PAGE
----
1. A luminous, hot solid, or dense, hot gas, emits light of all wavelengths and so produces a continuous spectrum of radiation. 2. A low density hot gas emits light, the spectrum of which consists of discreet, bright lines. This emission spectrum is indicative of the chemical composition of the gas. 3. A cool, low pressure gas absorbs light at specific wavelengths or colors. This occurs in all normal stars. This absorption spectrum reveals the presence of chemical elements.
Spreading the light of a star through a spectroscope reveals the chemical composition of that star, among other things.  Franhoufer first saw dark lines in the spectrum of the Sun.  In the nineteenth century, Gustav Kirchoff developed three laws which describe the different types of spectra  that we see, and explains the source of each type.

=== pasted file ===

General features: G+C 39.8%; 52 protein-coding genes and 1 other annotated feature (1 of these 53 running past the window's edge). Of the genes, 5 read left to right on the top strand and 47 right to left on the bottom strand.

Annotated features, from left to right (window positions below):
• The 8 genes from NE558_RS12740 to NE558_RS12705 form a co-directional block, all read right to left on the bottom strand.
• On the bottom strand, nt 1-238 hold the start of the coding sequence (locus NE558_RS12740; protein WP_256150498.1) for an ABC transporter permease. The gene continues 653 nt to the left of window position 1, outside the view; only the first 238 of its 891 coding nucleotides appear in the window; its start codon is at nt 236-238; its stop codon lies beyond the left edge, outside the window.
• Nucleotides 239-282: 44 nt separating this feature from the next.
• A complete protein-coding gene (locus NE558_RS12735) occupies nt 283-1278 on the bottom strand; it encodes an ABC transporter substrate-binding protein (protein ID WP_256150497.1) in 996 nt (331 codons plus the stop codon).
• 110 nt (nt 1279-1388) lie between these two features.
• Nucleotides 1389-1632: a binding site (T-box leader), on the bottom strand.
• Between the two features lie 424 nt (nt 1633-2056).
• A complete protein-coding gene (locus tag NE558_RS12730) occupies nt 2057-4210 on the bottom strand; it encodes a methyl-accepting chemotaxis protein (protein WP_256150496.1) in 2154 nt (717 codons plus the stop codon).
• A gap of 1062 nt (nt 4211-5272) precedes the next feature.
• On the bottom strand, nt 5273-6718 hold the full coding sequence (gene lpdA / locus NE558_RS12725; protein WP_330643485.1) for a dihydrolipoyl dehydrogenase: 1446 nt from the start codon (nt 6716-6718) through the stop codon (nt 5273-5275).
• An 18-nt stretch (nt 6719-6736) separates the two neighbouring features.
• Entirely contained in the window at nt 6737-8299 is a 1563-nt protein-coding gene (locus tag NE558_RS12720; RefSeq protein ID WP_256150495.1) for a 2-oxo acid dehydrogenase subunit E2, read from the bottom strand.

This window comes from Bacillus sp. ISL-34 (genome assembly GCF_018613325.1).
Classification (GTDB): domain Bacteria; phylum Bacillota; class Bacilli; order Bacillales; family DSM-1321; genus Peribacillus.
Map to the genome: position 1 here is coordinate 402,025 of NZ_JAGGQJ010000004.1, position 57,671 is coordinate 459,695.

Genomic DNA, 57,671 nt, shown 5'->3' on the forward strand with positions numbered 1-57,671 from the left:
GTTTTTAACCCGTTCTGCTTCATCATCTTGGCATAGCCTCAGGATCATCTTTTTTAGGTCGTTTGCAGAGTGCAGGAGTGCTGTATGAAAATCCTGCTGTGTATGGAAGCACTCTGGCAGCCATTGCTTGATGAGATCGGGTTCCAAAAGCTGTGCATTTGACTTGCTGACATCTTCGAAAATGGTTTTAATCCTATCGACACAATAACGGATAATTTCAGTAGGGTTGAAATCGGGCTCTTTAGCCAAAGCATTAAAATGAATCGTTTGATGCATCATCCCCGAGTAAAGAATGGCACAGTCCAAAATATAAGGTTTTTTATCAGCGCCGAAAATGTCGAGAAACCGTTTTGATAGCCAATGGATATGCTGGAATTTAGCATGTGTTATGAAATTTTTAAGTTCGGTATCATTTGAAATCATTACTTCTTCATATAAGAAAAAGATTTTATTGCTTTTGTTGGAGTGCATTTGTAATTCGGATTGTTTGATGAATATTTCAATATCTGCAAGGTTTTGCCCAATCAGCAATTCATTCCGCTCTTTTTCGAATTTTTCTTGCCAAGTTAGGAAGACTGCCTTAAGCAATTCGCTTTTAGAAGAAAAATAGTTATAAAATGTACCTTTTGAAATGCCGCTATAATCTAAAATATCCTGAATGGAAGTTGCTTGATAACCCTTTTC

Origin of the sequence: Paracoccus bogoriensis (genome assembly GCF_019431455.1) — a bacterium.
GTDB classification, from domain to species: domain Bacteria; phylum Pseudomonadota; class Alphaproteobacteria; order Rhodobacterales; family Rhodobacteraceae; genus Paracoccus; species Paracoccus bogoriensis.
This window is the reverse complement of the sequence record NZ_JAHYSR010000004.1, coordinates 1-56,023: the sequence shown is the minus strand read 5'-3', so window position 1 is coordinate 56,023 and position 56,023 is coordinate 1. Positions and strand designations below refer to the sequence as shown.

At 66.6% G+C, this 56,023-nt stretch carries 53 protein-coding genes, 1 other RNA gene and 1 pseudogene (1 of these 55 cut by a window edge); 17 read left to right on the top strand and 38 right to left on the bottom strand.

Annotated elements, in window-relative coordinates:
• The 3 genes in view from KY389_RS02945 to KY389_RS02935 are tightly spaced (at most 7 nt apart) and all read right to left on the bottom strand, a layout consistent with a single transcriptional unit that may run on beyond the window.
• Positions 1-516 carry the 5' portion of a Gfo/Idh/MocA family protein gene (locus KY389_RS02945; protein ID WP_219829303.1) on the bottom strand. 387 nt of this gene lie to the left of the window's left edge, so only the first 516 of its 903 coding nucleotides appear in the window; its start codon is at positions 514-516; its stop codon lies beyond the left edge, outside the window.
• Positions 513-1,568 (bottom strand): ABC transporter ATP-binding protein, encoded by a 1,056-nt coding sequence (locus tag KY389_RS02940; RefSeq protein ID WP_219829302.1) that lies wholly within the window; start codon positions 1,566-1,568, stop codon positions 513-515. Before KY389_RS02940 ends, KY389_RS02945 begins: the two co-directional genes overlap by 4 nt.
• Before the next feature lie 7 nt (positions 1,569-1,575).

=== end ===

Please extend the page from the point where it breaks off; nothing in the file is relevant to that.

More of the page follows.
The spectrum of hydrogen is most important to us, since that is the primary component of stars.  Electrons change energy is specific patterns in hydrogen, creating different series of lines.  The one we might pay attention to is the Balmer series. Detailed study of the spectra of stars led us to classify them with a simple seven letter sequence.    Click here to continue on to the lab exercise
Looking for a particular star?  Find it here!
Carpe Caelum
Carpe Caelum Stellar Astronomy
Carpe Caelum Stellar Astronomy